How to Explore Voyageurs National Park (No Roads Required)
The National Park Service protects many of America's wildest places, but even by that standard, Voyageurs National Park is out there. Nestled among the ancient forests and maze-like waterways of the Canadian Shield, this Minnesota park is truly one of a kind.
A land like no other
Located at Minnesota's northern extreme, Voyageurs National Park encompasses a vast area of interconnected lakes and waterways, with islands and peninsulas that don't look much different than they did a hundred years ago. The park is named for the French-Canadian fur-trappers – or voyageurs – who were the first European settlers to travel extensively through the area, exploring the vast wilderness by boat. Even today, the bulk of the park is accessible only by water, leaving intrepid visitors to venture out into the park much like the earliest voyageurs.
While the park has a fascinating human history, its story, as with most places, begins long before people entered the picture. In fact, it starts with the rocks. At Voyageurs National Park, the ancient geology of the North American continent is on display for all to see. The rocks that form the park’s foundation are 1 to 3 billion years old, and while sedimentation and volcanic activity added many new layers throughout the millennia, these have been largely stripped away by glaciers and weathering, leaving ancient strata exposed in the park's cliffs and outcroppings.
Opportunities for recreation abound at Voyageurs National Park, especially for those who feel right at home on the water. Roads lead to a few key areas, such as visitor centers and boat ramps, but for the most part, this park is an opportunity to leave your car behind. This isn’t the place for road-tripping, but here are a few alternatives that you’re sure to enjoy:
- Canoeing and kayaking – Traveling by canoe or kayak, you can explore areas where few people ever go. The park includes all or part of four major lakes – Rainy Lake, Kabetogama Lake, Namakan Lake, and Sand Point Lake – along with the vast network of smaller lakes, backwaters, channels, and streams that connect them. That's enough water to keep even the most dedicated paddler busy for a lifetime!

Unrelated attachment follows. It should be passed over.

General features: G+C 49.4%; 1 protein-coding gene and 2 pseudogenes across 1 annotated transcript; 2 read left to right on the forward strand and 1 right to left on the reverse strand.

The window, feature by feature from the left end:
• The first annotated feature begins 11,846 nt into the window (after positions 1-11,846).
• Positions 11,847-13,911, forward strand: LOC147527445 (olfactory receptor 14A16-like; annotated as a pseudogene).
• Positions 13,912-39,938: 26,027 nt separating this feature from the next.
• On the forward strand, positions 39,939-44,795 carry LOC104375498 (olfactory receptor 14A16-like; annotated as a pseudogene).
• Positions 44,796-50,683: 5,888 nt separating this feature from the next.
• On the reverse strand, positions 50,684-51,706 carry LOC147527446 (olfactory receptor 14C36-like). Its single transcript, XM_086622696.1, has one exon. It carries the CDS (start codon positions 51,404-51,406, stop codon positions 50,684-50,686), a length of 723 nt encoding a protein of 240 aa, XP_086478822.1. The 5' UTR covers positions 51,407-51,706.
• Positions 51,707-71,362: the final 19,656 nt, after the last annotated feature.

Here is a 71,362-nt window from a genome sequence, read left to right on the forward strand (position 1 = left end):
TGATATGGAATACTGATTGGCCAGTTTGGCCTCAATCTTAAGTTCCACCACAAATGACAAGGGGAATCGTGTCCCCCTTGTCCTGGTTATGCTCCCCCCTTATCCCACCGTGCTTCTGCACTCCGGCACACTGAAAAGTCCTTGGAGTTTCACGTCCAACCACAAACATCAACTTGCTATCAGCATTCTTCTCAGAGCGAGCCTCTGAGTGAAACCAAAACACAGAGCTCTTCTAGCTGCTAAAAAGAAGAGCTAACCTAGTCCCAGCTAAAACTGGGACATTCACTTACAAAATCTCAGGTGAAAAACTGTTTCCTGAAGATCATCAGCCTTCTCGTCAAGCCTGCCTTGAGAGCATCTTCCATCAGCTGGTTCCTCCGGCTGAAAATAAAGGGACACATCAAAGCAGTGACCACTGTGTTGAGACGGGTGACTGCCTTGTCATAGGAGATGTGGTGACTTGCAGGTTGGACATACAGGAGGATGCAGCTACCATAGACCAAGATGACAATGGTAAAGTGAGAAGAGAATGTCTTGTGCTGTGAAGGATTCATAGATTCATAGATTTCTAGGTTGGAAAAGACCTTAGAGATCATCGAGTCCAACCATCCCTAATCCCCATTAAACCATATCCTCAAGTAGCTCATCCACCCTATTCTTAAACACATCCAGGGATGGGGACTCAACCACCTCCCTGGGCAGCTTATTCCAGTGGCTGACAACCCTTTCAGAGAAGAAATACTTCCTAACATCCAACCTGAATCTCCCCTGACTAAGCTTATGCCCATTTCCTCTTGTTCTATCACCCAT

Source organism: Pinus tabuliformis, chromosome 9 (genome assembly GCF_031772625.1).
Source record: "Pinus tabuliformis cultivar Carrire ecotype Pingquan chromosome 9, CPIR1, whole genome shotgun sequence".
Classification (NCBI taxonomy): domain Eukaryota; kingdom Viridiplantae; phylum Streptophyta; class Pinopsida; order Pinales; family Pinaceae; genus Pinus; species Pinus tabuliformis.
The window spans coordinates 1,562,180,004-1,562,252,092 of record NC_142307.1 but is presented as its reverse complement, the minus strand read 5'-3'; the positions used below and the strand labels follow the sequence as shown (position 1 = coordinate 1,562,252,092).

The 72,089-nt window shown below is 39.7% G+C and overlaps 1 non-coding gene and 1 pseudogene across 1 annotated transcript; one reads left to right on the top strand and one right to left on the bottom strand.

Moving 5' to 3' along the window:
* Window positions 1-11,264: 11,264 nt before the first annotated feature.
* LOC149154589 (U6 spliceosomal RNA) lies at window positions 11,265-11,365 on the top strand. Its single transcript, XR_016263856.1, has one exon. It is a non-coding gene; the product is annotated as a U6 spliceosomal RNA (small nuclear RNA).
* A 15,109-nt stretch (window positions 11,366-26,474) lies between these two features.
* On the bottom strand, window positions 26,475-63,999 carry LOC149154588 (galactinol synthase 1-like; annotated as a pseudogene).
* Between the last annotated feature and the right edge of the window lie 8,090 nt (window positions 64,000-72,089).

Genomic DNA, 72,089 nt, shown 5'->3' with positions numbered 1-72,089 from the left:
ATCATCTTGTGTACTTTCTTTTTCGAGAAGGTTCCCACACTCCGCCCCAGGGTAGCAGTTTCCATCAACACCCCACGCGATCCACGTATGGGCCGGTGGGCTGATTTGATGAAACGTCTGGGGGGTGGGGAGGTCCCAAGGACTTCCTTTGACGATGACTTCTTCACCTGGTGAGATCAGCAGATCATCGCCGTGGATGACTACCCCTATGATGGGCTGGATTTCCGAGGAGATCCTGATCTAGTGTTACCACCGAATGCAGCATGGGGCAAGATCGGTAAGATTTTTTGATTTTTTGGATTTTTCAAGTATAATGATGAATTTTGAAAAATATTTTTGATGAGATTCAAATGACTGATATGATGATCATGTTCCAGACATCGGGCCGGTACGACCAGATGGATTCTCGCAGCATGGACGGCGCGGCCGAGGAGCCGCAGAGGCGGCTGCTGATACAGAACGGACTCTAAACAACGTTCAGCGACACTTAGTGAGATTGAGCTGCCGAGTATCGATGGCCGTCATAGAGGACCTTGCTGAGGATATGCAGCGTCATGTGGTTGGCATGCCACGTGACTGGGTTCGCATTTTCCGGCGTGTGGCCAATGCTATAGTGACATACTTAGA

- Camping – There are more than 270 campsites in the park, all accessible only by water. Developed campsites include tent pads, picnic tables, campfire rings, and bear-resistant food storage lockers, but there are also undeveloped backcountry sites with few or no amenities.
- Houseboating – Traveling by houseboat is the Voyageurs equivalent of RV camping, giving you a wilderness experience with modern comforts. Houseboating is permitted in many areas throughout the park, and designated sites are set aside just for houseboats.
- Fishing – Outstanding fishing opportunities are available in countless areas throughout the park, including chances to catch largemouth and smallmouth bass, northern pike, walleye, muskellunge, crappie, perch, and many other species. A Minnesota fishing license is required.
- Hiking – The few areas of Voyageurs National Park that are accessible by vehicle offer a wealth of hiking options, from the easy Rainy Lake Recreation Trail to the strenuous 27-mile Kab-Ash Trail.
- Winter sports – When the waters freeze in winter, a thick layer of ice provides snowshoe, snowmobile, and cross-country ski access to many areas that are cut off from the mainland throughout much of the year. Visiting Voyageurs in winter offers a completely different experience.
Voyageurs National Park is one of the most remote places in the lower 48 states, and for lovers of the outdoors, it's paradise. Plan your visit today, and get lost in the park’s 340 square miles of wilderness – just be sure to pick up a map first to avoid getting literally lost!